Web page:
In Defense of Globalization
By Jagdish Bhagwati
Oxford University, 308 pp., $28
Economics has been called the ''dismal science," because economists always seem to be admonishing the rest of us that, unfortunately, things have to be just as they are. Inequality and insecurity are a harsh but necessary medicine, they admonish us, and well-intentioned efforts to interfere with the grim workings of economic law will only make matters worse.
The eminent economist Jagdish Bhagwati (sometimes called ''the world's leading free trader") is not at all dismal. He is even rather jolly, and his heart is clearly in the right place. Nevertheless, his defense of free trade amounts to pretty much the same advice that economists have always offered the less favored: Swallow your medicine.
In one sense, globalization needs no defense; it is simply what's happening. As a result of new transportation and information technologies, international commerce, travel, communication, and cultural exchange have expanded very rapidly in the last half century, virtually everywhere. Few people oppose this. Only a special kind of globalization is controversial: the creation of international agreements, regional or global, that provide businesses a uniform operating environment, or something pretty close. This means, in the first place, no ''protectionism," i.e., prohibitive tariffs or quotas on imports. In practice, it also frequently means that no country can enforce labor, environmental, occupational-safety, or consumer-protection laws that are stronger than the weakest ones in any of the other countries that have signed the agreement. Further, governments may not subsidize domestic industries, whether to shield them from foreign competition or to keep prices low enough for poor citizens to afford.
The North American Free Trade Agreement, the rules of the World Trade Organization, and the loan conditions imposed by the International Monetary Fund are leading examples of these globalizing mechanisms. For the last several years, the United States and other developed countries have been pushing for more comprehensive agreements: the Free Trade Area of the Americas, which would extend NAFTA to the rest of the hemisphere, and the Multilateral Agreement on Investment, which would enlarge and codify the guidelines currently applied by the IMF and WTO. This alphabet soup of agreements, rules, and organizations is what defenders and opponents mean by ''globalization."
Opponents claim that globalization allows transnational corporations and financial institutions unfair advantages. With their superior resources, they can easily disrupt the economic life of towns or regions by threatening to close or move if their demands for tax concessions, wage reductions, anti-union legislation, or exemption from environmental regulation are not met. Yet less developed countries have little choice but to join these ''free trade" regimes, since otherwise they may lose access to all international lending and investment, which they cannot do without.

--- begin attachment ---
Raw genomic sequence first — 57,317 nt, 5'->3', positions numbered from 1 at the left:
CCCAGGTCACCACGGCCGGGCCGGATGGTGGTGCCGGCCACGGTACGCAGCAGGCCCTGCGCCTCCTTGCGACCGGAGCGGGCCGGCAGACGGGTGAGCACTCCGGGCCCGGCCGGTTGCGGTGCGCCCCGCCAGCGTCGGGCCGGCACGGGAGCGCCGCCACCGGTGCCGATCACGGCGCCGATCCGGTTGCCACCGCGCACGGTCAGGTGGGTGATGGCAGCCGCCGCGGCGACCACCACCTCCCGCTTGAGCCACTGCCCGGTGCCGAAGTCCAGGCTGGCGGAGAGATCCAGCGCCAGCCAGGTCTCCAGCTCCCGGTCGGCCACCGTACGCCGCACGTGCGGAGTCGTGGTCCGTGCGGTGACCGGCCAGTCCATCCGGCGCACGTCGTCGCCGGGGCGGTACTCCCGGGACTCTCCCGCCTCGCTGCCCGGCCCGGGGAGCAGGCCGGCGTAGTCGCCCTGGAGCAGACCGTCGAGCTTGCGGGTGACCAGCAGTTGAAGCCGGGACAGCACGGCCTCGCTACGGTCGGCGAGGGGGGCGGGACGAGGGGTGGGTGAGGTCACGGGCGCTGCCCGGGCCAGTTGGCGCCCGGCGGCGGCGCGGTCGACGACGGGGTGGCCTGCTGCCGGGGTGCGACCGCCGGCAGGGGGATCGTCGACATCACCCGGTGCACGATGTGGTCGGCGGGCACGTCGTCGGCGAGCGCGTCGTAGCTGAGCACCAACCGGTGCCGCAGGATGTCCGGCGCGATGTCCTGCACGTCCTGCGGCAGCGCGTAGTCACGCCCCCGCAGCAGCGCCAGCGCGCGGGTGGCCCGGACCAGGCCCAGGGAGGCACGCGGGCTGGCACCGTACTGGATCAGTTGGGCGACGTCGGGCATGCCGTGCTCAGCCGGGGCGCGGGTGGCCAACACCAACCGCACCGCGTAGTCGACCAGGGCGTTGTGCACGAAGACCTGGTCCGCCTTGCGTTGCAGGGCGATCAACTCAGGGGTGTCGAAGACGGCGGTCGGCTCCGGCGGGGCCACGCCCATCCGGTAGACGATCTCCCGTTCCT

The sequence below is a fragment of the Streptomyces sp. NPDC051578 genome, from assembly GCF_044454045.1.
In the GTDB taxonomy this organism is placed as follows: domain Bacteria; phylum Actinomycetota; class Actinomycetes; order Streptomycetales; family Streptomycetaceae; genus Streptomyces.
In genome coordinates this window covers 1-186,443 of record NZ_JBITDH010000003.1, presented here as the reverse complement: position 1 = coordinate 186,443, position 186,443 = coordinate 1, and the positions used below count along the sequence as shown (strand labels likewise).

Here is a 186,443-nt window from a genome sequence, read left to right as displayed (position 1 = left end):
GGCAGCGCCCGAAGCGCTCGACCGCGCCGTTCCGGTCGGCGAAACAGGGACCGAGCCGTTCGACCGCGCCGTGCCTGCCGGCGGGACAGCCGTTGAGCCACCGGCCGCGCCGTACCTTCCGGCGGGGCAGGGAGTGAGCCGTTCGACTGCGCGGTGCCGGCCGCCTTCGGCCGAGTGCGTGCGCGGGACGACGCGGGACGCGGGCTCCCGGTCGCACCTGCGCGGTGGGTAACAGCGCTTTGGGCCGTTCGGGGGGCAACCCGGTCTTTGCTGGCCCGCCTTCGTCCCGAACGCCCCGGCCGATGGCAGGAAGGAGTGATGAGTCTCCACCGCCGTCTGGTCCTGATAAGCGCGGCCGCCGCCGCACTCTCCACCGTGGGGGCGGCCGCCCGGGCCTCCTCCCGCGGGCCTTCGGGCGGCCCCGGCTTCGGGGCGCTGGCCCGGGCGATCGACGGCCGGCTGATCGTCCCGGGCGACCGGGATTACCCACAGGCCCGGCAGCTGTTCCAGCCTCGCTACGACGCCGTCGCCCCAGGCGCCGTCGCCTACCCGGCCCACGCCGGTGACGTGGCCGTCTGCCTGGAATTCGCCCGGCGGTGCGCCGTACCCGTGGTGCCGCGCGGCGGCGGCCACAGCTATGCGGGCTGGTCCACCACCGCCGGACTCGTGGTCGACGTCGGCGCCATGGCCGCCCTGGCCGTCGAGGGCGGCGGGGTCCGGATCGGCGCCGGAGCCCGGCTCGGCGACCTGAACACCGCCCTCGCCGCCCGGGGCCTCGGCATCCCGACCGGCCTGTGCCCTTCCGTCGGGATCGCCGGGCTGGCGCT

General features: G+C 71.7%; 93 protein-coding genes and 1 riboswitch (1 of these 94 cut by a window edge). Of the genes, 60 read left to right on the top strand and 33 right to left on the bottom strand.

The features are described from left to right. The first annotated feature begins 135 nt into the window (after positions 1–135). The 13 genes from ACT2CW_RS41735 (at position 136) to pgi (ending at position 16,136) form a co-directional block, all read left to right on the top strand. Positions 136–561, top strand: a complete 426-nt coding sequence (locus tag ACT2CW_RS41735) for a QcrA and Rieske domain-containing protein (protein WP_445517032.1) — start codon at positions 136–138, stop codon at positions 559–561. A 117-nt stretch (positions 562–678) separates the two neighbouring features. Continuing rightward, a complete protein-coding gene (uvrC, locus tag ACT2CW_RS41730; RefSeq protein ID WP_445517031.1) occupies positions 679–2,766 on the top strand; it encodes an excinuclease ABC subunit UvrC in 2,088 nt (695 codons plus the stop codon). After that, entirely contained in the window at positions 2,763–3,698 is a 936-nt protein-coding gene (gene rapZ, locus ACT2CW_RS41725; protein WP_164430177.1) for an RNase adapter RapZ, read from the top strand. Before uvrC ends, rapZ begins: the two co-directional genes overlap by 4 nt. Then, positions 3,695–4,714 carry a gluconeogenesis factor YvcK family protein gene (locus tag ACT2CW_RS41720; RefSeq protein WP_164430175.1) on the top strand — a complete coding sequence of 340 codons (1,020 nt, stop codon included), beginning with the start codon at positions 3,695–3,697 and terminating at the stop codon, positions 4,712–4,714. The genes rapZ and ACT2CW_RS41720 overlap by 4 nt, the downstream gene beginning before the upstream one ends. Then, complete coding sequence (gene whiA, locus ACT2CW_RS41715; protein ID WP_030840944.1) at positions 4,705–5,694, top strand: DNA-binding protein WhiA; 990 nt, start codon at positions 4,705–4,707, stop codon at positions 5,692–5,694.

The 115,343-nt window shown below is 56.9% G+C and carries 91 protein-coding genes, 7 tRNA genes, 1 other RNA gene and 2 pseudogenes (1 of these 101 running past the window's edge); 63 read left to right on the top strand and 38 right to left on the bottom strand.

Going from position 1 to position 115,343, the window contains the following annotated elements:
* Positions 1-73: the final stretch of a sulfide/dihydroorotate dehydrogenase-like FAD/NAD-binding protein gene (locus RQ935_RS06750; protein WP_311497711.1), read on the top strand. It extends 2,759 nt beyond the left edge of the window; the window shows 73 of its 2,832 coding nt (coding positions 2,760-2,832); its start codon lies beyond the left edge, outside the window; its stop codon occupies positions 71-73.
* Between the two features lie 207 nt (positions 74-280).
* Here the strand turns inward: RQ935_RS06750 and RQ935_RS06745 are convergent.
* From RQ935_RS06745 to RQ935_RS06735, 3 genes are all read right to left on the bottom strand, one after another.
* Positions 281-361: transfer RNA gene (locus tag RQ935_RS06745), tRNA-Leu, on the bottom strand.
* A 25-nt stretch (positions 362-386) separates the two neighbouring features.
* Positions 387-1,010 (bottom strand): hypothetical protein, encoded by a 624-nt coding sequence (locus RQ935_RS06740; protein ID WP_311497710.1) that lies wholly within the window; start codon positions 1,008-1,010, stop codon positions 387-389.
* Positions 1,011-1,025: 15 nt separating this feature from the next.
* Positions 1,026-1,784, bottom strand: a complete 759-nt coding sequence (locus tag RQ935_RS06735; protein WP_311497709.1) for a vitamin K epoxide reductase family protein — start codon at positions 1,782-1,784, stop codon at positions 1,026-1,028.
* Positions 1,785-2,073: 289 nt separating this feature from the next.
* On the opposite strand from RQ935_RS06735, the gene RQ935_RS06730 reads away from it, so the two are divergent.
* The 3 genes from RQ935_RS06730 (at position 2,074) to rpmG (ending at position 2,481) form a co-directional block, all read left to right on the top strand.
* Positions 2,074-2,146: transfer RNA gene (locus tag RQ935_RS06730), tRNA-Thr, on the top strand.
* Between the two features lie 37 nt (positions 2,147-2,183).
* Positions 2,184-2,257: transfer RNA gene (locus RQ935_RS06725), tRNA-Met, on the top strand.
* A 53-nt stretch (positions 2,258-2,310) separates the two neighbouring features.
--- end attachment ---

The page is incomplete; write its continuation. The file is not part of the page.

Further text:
In defense of globalization, Bhagwati replies that the best remedy for poverty, inequality, pollution, or lack of democracy is economic growth, and that the royal road to economic growth is integration into the global economy. Perhaps foreign companies pay lower wages abroad than at home, but they generally pay better than local companies. Skills are transferred, as technicians and managers are trained and employed in the new factories. A tax base is created, and the revenues allow the government to pay for environmental cleanup, day care for working mothers, literacy programs, and other desirable social programs. This is the theory, at least, and there's some evidence for it.
But there's evidence on the other side as well. Bhagwati brushes aside claims that NAFTA has resulted in stagnant or lower wages for American workers and absolves it for job losses and worsening inequality. Other economists disagree. The Economic Policy Institute and the Center for Economic Policy Research, among others, have found that NAFTA is directly implicated in all three social problems: job loss, stagnant wages, and increased inequality. There is no ''expert" consensus on these matters. Readers in search of enlightenment should certainly read Bhagwati, Paul Krugman, and Thomas Friedman, but they should also take a look at Robert Kuttner, Harvard economist Dani Rodrik, and the CEPR website.
Perhaps because his credentials are impeccable, Bhagwati feels free to make some large concessions to critics of globalization, and consequently some very useful suggestions. Of course, he concedes, unregulated emigration can drain a poor country of its scientific and other talent. So why don't the rich countries create technical training programs and facilities for poorer ones, or even supplement local salaries? Of course ''a shift to internationally traded crops can put farmers at risk." So well-financed adjustment assistance programs are necessary, with the money coming from the rich countries. In general, Bhagwati's suggestions rest on two principles. One: Start narrow, creating momentum and expectations, then go broad. Two: Let globalization go forward, creating wealth, but use a portion of the gains to help the inevitable casualties. This is a sensible and humane approach -- providing policymakers actually care about the casualties. Too often they don't.
Best of all, Bhagwati makes the all-important distinction between free trade and unrestricted financial flows. The latter have produced bankrupt governments and impoverished tens of millions of people in Mexico, Russia, Indonesia, Thailand, and Argentina in the last 10 years, while providing huge profits for Wall Street. This is what is truly objectionable about globalization, and it is heartening that one of its chief defenders agrees. But even the world's leading free trader can't fight Wall Street.
George Scialabba is a freelance writer who lives in Cambridge.